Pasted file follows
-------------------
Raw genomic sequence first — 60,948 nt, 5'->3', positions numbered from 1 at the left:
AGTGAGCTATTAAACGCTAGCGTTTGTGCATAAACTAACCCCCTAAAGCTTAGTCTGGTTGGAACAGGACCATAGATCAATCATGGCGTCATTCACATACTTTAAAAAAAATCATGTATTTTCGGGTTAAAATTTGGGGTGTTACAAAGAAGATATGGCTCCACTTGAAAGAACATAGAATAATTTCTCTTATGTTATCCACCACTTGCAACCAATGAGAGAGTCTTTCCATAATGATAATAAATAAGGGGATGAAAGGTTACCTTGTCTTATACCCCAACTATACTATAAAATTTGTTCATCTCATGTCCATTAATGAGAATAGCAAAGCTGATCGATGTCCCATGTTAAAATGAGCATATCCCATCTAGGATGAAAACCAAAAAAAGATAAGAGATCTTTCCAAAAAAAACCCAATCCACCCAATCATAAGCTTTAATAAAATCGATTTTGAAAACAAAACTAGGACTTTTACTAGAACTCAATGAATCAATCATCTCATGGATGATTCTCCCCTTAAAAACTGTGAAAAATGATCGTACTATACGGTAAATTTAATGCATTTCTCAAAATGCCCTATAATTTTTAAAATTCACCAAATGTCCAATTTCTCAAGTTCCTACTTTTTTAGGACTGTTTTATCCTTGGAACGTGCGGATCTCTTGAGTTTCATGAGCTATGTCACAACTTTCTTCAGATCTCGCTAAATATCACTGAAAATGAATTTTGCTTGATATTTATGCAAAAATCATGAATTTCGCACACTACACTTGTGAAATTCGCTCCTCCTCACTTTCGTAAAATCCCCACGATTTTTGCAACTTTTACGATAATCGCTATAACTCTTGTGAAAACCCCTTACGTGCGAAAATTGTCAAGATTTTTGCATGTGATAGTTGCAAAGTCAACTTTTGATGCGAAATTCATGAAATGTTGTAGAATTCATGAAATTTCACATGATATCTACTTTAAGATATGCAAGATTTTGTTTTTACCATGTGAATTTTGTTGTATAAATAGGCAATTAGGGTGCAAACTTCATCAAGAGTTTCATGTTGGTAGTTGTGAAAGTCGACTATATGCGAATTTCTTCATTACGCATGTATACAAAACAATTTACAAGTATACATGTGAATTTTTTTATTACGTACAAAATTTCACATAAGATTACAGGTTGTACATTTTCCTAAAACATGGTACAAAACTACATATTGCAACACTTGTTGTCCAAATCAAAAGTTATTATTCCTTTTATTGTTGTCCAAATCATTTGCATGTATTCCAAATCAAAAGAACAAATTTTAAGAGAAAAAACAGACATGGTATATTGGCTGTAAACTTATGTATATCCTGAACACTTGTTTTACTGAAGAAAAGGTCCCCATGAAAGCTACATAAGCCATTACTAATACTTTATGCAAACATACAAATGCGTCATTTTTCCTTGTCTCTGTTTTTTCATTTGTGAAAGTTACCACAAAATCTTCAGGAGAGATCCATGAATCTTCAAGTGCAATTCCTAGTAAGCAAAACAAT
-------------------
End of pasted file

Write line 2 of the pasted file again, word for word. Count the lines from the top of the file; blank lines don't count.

AGTGAGCTATTAAACGCTAGCGTTTGTGCATAAACTAACCCCCTAAAGCTTAGTCTGGTTGGAACAGGACCATAGATCAATCATGGCGTCATTCACATACTTTAAAAAAAATCATGTATTTTCGGGTTAAAATTTGGGGTGTTACAAAGAAGATATGGCTCCACTTGAAAGAACATAGAATAATTTCTCTTATGTTATCCACCACTTGCAACCAATGAGAGAGTCTTTCCATAATGATAATAAATAAGGGGATGAAAGGTTACCTTGTCTTATACCCCAACTATACTATAAAATTTGTTCATCTCATGTCCATTAATGAGAATAGCAAAGCTGATCGATGTCCCATGTTAAAATGAGCATATCCCATCTAGGATGAAAACCAAAAAAAGATAAGAGATCTTTCCAAAAAAAACCCAATCCACCCAATCATAAGCTTTAATAAAATCGATTTTGAAAACAAAACTAGGACTTTTACTAGAACTCAATGAATCAATCATCTCATGGATGATTCTCCCCTTAAAAACTGTGAAAAATGATCGTACTATACGGTAAATTTAATGCATTTCTCAAAATGCCCTATAATTTTTAAAATTCACCAAATGTCCAATTTCTCAAGTTCCTACTTTTTTAGGACTGTTTTATCCTTGGAACGTGCGGATCTCTTGAGTTTCATGAGCTATGTCACAACTTTCTTCAGATCTCGCTAAATATCACTGAAAATGAATTTTGCTTGATATTTATGCAAAAATCATGAATTTCGCACACTACACTTGTGAAATTCGCTCCTCCTCACTTTCGTAAAATCCCCACGATTTTTGCAACTTTTACGATAATCGCTATAACTCTTGTGAAAACCCCTTACGTGCGAAAATTGTCAAGATTTTTGCATGTGATAGTTGCAAAGTCAACTTTTGATGCGAAATTCATGAAATGTTGTAGAATTCATGAAATTTCACATGATATCTACTTTAAGATATGCAAGATTTTGTTTTTACCATGTGAATTTTGTTGTATAAATAGGCAATTAGGGTGCAAACTTCATCAAGAGTTTCATGTTGGTAGTTGTGAAAGTCGACTATATGCGAATTTCTTCATTACGCATGTATACAAAACAATTTACAAGTATACATGTGAATTTTTTTATTACGTACAAAATTTCACATAAGATTACAGGTTGTACATTTTCCTAAAACATGGTACAAAACTACATATTGCAACACTTGTTGTCCAAATCAAAAGTTATTATTCCTTTTATTGTTGTCCAAATCATTTGCATGTATTCCAAATCAAAAGAACAAATTTTAAGAGAAAAAACAGACATGGTATATTGGCTGTAAACTTATGTATATCCTGAACACTTGTTTTACTGAAGAAAAGGTCCCCATGAAAGCTACATAAGCCATTACTAATACTTTATGCAAACATACAAATGCGTCATTTTTCCTTGTCTCTGTTTTTTCATTTGTGAAAGTTACCACAAAATCTTCAGGAGAGATCCATGAATCTTCAAGTGCAATTCCTAGTAAGCAAAACAAT